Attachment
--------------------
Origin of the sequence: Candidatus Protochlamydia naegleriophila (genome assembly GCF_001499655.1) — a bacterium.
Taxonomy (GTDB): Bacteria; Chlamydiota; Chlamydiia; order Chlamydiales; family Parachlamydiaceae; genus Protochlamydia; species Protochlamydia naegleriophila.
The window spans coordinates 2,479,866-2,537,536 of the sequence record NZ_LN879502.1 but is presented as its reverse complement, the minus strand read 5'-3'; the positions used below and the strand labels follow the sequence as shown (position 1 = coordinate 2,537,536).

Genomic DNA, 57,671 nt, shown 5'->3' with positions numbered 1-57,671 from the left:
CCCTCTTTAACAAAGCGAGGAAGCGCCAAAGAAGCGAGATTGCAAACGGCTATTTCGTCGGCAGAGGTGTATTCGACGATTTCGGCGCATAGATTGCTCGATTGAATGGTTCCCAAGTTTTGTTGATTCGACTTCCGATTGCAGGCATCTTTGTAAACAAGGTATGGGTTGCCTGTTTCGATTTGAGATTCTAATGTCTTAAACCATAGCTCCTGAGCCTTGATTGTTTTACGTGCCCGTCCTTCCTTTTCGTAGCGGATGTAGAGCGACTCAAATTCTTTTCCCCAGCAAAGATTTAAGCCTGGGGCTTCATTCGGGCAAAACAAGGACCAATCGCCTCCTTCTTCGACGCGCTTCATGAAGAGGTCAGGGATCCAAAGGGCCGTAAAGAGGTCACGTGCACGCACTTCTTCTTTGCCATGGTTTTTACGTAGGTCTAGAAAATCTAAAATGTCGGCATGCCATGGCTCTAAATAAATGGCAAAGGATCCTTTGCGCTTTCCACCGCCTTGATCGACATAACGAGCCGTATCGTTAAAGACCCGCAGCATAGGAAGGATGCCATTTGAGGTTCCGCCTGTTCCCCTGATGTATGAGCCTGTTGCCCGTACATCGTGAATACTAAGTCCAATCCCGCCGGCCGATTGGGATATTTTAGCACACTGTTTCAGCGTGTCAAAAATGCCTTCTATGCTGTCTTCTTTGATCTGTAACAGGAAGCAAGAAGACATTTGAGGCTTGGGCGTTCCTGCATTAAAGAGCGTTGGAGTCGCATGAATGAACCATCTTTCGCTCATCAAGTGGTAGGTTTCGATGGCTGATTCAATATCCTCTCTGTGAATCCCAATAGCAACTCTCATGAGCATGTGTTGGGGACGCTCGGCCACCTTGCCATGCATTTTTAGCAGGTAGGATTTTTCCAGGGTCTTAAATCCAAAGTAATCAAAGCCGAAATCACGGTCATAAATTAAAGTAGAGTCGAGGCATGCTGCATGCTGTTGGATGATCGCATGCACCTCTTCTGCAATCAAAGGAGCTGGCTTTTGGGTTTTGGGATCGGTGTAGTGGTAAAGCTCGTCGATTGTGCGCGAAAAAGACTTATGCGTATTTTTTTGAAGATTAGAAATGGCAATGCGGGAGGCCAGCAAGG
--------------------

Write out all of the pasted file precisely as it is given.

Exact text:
Origin of the sequence: Candidatus Protochlamydia naegleriophila (genome assembly GCF_001499655.1) — a bacterium.
Taxonomy (GTDB): Bacteria; Chlamydiota; Chlamydiia; order Chlamydiales; family Parachlamydiaceae; genus Protochlamydia; species Protochlamydia naegleriophila.
The window spans coordinates 2,479,866-2,537,536 of the sequence record NZ_LN879502.1 but is presented as its reverse complement, the minus strand read 5'-3'; the positions used below and the strand labels follow the sequence as shown (position 1 = coordinate 2,537,536).

Genomic DNA, 57,671 nt, shown 5'->3' with positions numbered 1-57,671 from the left:
CCCTCTTTAACAAAGCGAGGAAGCGCCAAAGAAGCGAGATTGCAAACGGCTATTTCGTCGGCAGAGGTGTATTCGACGATTTCGGCGCATAGATTGCTCGATTGAATGGTTCCCAAGTTTTGTTGATTCGACTTCCGATTGCAGGCATCTTTGTAAACAAGGTATGGGTTGCCTGTTTCGATTTGAGATTCTAATGTCTTAAACCATAGCTCCTGAGCCTTGATTGTTTTACGTGCCCGTCCTTCCTTTTCGTAGCGGATGTAGAGCGACTCAAATTCTTTTCCCCAGCAAAGATTTAAGCCTGGGGCTTCATTCGGGCAAAACAAGGACCAATCGCCTCCTTCTTCGACGCGCTTCATGAAGAGGTCAGGGATCCAAAGGGCCGTAAAGAGGTCACGTGCACGCACTTCTTCTTTGCCATGGTTTTTACGTAGGTCTAGAAAATCTAAAATGTCGGCATGCCATGGCTCTAAATAAATGGCAAAGGATCCTTTGCGCTTTCCACCGCCTTGATCGACATAACGAGCCGTATCGTTAAAGACCCGCAGCATAGGAAGGATGCCATTTGAGGTTCCGCCTGTTCCCCTGATGTATGAGCCTGTTGCCCGTACATCGTGAATACTAAGTCCAATCCCGCCGGCCGATTGGGATATTTTAGCACACTGTTTCAGCGTGTCAAAAATGCCTTCTATGCTGTCTTCTTTGATCTGTAACAGGAAGCAAGAAGACATTTGAGGCTTGGGCGTTCCTGCATTAAAGAGCGTTGGAGTCGCATGAATGAACCATCTTTCGCTCATCAAGTGGTAGGTTTCGATGGCTGATTCAATATCCTCTCTGTGAATCCCAATAGCAACTCTCATGAGCATGTGTTGGGGACGCTCGGCCACCTTGCCATGCATTTTTAGCAGGTAGGATTTTTCCAGGGTCTTAAATCCAAAGTAATCAAAGCCGAAATCACGGTCATAAATTAAAGTAGAGTCGAGGCATGCTGCATGCTGTTGGATGATCGCATGCACCTCTTCTGCAATCAAAGGAGCTGGCTTTTGGGTTTTGGGATCGGTGTAGTGGTAAAGCTCGTCGATTGTGCGCGAAAAAGACTTATGCGTATTTTTTTGAAGATTAGAAATGGCAATGCGGGAGGCCAGCAAGG